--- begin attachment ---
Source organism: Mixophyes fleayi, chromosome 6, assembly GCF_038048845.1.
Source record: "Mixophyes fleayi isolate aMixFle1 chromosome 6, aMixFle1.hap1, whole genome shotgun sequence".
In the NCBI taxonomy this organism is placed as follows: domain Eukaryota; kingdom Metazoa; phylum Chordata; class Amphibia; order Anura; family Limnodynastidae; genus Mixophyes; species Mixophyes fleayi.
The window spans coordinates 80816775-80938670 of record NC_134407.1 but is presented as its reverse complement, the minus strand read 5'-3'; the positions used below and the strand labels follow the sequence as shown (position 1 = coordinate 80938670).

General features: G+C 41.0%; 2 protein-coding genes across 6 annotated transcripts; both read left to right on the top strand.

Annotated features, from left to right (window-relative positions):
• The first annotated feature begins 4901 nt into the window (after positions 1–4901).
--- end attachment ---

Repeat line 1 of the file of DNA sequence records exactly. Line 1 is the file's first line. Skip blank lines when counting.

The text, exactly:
Source organism: Mixophyes fleayi, chromosome 6, assembly GCF_038048845.1.